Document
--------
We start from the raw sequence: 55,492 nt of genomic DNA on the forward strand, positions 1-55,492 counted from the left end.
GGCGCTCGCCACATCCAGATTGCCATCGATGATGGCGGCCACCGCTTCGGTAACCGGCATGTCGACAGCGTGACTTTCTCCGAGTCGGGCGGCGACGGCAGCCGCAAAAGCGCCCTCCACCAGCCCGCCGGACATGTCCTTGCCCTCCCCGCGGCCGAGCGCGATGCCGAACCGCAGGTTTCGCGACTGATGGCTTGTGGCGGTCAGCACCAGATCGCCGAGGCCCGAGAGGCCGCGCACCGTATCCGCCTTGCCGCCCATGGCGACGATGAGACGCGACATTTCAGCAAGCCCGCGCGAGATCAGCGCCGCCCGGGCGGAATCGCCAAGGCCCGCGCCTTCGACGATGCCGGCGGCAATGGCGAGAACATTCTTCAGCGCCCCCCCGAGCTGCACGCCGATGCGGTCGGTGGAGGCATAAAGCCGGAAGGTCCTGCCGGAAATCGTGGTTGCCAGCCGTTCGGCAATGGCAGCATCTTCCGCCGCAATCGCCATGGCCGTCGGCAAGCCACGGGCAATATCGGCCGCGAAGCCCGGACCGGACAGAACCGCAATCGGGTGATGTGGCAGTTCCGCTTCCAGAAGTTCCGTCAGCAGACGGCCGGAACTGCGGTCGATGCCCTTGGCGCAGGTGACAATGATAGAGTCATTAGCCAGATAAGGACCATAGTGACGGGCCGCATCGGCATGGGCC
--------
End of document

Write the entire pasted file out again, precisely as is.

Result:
We start from the raw sequence: 55,492 nt of genomic DNA on the forward strand, positions 1-55,492 counted from the left end.
GGCGCTCGCCACATCCAGATTGCCATCGATGATGGCGGCCACCGCTTCGGTAACCGGCATGTCGACAGCGTGACTTTCTCCGAGTCGGGCGGCGACGGCAGCCGCAAAAGCGCCCTCCACCAGCCCGCCGGACATGTCCTTGCCCTCCCCGCGGCCGAGCGCGATGCCGAACCGCAGGTTTCGCGACTGATGGCTTGTGGCGGTCAGCACCAGATCGCCGAGGCCCGAGAGGCCGCGCACCGTATCCGCCTTGCCGCCCATGGCGACGATGAGACGCGACATTTCAGCAAGCCCGCGCGAGATCAGCGCCGCCCGGGCGGAATCGCCAAGGCCCGCGCCTTCGACGATGCCGGCGGCAATGGCGAGAACATTCTTCAGCGCCCCCCCGAGCTGCACGCCGATGCGGTCGGTGGAGGCATAAAGCCGGAAGGTCCTGCCGGAAATCGTGGTTGCCAGCCGTTCGGCAATGGCAGCATCTTCCGCCGCAATCGCCATGGCCGTCGGCAAGCCACGGGCAATATCGGCCGCGAAGCCCGGACCGGACAGAACCGCAATCGGGTGATGTGGCAGTTCCGCTTCCAGAAGTTCCGTCAGCAGACGGCCGGAACTGCGGTCGATGCCCTTGGCGCAGGTGACAATGATAGAGTCATTAGCCAGATAAGGACCATAGTGACGGGCCGCATCGGCATGGGCC